This is Prospecting, a Monday column written by Ben Seal. Welcome Ben as he writes each week about the minor leagues. Get in touch with him via our contact form.
There was a time not long ago when the Phillies farm system was incomplete. Sure, the major league roster is full of home-grown talent, but as the big names got the call every year or so they left behind a shallow developmental pool. The Phillies were weak players in trade-deadline talks, not willing to part with their top guns such as Ryan Howard and Cole Hamels, and incapable of offering up much more than that. The most important aspect of a farm system is depth, the ability to watch a handful of players grow to meet their potential. The Phils were stuck watching one guy at a time – Howard, Hamels, Gavin Floyd – and hoping they would work out.
But over the past five years the combination of Scouting Director Marti Wolever and former Assistant General Manager Mike Arbuckle revamped the farm teams with a new approach. By taking high-ceiling high school players early and college players in the mid-to-late rounds, Wolever and Arbuckle (who moved on to Kansas City) filled out the system to give the Phillies an exciting pool of prospects playing at all levels.
The benefits of a strong system can be seen on the major league club right now, where rookie pitchers have compiled an 8-0 record this season. There may not be another Howard or Chase Utley developing in the minors, but the overall level of talent is right where it needs to be to support those players.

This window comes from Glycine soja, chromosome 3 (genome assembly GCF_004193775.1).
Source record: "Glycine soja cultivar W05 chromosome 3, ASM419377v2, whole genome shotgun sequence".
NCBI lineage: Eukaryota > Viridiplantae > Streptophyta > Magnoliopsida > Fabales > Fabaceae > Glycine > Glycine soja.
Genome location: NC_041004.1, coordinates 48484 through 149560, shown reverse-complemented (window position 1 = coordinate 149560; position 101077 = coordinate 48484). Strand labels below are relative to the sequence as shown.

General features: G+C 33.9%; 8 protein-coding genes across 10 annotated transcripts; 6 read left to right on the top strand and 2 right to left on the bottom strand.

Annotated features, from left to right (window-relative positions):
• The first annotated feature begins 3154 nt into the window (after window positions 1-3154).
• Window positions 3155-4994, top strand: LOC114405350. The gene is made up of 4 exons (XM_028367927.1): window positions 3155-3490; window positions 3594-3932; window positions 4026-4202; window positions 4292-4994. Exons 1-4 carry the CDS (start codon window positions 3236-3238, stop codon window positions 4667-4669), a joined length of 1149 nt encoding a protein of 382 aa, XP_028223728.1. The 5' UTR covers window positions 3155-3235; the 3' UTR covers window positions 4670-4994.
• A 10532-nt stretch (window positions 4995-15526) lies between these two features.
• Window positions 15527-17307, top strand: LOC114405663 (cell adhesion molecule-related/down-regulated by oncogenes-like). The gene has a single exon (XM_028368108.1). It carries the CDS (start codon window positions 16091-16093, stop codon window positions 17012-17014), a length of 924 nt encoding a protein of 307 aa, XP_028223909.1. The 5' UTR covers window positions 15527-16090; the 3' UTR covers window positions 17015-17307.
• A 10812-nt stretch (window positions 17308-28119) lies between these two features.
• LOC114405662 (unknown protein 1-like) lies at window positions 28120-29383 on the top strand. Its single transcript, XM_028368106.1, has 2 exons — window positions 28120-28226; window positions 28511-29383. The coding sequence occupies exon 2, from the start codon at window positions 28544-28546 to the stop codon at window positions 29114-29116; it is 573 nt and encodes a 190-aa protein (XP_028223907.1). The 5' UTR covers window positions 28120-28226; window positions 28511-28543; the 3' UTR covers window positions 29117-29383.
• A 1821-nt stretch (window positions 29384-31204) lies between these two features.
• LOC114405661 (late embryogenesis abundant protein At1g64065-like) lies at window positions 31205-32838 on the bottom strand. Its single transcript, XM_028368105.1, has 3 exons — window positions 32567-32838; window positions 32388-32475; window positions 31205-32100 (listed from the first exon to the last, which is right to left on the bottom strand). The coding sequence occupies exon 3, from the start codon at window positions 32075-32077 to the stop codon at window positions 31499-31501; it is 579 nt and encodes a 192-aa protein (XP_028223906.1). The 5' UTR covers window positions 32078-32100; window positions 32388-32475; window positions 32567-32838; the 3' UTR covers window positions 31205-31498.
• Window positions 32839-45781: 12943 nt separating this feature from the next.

When the Phillies needed to grab another starter for the stretch run last year, they dipped into Clearwater and Reading to send second baseman Adrian Cardenas, pitcher Josh Outman and outfielder Matthew Spencer to the Athletics for Joe Blanton. They could afford to take the hit, with Jason Donald, Kyle Drabek and Michael Taylor rising through the ranks, and Blanton went 4-0 and helped the big club win the World Series.
It’s this depth that will allow the Phils to engage in serious talks for a frontline starter at the deadline this year. Or, if Antonio Bastardo and JA Happ continue to keep the offense within striking distance in games, they can keep the minor leagues intact and watch their young guns burst onto the scene over the next few years.
With great talent from Lakewood to Lehigh Valley, the Phillies farm system is right where it needs to be. Every week in this space you can find a profile of a specific minor leaguer making a name for himself, or an analysis of certain aspects of the system that are either strengths or weaknesses. By the time the July 31 trade deadline rolls around, you’ll know all the pawns involved in the Phils moves.
Assessments: Drabek, Taylor
Today, a quick look at two Reading Phillies who have the team drooling over their potential:
Kyle Drabek, RHP – The son of NL Cy Young winner Doug Drabek, Kyle made the jump from Clearwater to Reading last week. After posting a 2.48 ERA and 74/19 K-to-BB ratio in 61.2 innings with the Threshers, he threw seven shutout innings in his first start with the R-Phils. Tuesday he struggled a bit against the Trenton Thunder, but showed some good damage control. Though he allowed seven hits and five walks in five innings, he managed to limit the Thunder to two runs and picked up his second win at double-A. Drabek might soon surpass Carlos Carrasco as the most exciting pitching prospect in the system.
Michael Taylor, OF – Take one look at Taylor’s line at Reading this season and it’s clear that he is one of the cornerstones on the farm. As of Tuesday he sat with a .346 average, .590 slugging percentage and 1.000 OPS, slugging 23 extra-base hits and stealing nine bases in 53 games. His plate discipline is also good, as he has just 27 strikeouts against 19 walks. Here is a good look at Taylor’s path to Reading, including dealing with juvenile diabetes.